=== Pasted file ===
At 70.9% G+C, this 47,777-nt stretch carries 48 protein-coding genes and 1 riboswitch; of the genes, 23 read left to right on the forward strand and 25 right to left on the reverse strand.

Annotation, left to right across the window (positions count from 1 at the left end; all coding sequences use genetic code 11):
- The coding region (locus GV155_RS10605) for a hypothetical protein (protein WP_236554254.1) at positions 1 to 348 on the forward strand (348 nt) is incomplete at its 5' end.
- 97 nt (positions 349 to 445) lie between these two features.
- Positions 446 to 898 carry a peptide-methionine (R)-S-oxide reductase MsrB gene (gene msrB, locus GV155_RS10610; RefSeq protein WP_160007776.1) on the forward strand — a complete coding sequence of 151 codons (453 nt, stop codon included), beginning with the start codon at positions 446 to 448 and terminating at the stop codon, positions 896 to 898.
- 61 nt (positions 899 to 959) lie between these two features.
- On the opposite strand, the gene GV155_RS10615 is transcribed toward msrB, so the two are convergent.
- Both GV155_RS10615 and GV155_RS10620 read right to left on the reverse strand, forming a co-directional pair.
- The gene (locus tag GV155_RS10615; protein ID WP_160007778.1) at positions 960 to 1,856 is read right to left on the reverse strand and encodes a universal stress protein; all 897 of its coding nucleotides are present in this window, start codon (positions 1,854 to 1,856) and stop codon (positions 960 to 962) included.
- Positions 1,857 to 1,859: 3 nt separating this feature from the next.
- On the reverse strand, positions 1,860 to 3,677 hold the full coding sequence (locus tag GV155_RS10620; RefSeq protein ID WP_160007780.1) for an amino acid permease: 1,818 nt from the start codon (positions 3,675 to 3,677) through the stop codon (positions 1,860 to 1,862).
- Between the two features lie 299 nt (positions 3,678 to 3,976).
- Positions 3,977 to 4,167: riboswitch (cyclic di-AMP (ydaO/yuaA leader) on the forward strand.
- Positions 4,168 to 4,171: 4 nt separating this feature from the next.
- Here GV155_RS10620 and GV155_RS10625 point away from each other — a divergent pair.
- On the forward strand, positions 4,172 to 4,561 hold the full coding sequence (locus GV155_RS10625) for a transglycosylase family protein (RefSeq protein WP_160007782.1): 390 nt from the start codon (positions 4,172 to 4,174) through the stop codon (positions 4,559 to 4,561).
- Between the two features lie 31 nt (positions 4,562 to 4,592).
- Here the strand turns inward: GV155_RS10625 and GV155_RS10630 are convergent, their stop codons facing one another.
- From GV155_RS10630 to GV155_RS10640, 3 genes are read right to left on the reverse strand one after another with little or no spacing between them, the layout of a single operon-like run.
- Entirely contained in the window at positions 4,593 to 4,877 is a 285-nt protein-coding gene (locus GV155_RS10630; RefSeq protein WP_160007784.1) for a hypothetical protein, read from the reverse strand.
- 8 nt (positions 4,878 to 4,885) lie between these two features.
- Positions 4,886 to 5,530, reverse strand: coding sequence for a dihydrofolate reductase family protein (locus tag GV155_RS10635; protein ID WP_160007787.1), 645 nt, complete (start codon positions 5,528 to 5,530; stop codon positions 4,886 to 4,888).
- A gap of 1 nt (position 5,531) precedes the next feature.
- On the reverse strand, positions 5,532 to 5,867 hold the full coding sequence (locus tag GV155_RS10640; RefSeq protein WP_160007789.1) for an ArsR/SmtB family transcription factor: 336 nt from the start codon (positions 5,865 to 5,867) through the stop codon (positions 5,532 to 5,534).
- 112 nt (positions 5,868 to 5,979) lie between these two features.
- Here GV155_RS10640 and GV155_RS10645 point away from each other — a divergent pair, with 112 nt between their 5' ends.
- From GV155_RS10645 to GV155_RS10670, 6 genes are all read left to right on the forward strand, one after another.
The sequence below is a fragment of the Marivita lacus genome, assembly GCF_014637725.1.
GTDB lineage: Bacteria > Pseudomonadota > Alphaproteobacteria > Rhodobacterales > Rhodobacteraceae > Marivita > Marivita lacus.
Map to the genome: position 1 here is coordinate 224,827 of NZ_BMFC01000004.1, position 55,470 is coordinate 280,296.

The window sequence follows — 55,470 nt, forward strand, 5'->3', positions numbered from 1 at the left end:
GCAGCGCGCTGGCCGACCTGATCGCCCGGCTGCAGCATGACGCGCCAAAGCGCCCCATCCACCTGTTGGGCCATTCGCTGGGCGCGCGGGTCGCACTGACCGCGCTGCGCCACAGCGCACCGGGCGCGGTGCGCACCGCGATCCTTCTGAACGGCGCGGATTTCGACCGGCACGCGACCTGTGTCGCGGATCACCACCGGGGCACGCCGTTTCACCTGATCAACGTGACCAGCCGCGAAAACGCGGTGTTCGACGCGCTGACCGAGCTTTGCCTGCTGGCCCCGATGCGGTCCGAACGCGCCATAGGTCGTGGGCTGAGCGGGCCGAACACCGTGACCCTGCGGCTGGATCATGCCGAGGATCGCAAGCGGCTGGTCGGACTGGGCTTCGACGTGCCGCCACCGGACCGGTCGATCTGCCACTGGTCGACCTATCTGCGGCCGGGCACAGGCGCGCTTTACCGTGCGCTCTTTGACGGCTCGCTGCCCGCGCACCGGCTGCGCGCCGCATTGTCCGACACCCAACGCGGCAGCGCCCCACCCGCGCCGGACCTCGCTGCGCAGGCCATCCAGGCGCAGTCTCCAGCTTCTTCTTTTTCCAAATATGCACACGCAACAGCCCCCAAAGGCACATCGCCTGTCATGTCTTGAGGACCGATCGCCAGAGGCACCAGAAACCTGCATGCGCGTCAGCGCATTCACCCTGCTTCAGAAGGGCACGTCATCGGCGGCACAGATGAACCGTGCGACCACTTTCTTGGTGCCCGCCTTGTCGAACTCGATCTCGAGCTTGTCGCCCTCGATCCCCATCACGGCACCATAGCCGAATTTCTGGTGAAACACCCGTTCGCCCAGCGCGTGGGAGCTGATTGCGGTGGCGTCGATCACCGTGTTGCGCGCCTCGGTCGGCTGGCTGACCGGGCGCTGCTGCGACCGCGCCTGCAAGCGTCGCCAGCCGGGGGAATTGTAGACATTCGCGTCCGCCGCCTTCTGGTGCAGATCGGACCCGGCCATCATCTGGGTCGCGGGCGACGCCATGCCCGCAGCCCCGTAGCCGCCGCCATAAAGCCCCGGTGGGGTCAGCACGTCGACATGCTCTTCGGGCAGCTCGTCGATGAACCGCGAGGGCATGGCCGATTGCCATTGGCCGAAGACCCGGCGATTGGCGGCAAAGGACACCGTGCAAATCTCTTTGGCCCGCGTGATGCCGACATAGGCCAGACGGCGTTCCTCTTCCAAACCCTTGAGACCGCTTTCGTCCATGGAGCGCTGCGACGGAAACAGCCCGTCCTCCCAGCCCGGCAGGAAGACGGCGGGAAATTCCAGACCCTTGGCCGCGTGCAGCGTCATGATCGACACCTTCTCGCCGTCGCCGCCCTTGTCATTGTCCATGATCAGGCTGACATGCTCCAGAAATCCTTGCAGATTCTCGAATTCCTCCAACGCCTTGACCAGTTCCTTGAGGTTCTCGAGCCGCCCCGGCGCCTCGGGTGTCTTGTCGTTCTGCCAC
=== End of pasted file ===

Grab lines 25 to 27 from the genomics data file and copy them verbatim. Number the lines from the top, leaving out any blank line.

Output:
- 112 nt (positions 5,868 to 5,979) lie between these two features.
- Here GV155_RS10640 and GV155_RS10645 point away from each other — a divergent pair, with 112 nt between their 5' ends.
- From GV155_RS10645 to GV155_RS10670, 6 genes are all read left to right on the forward strand, one after another.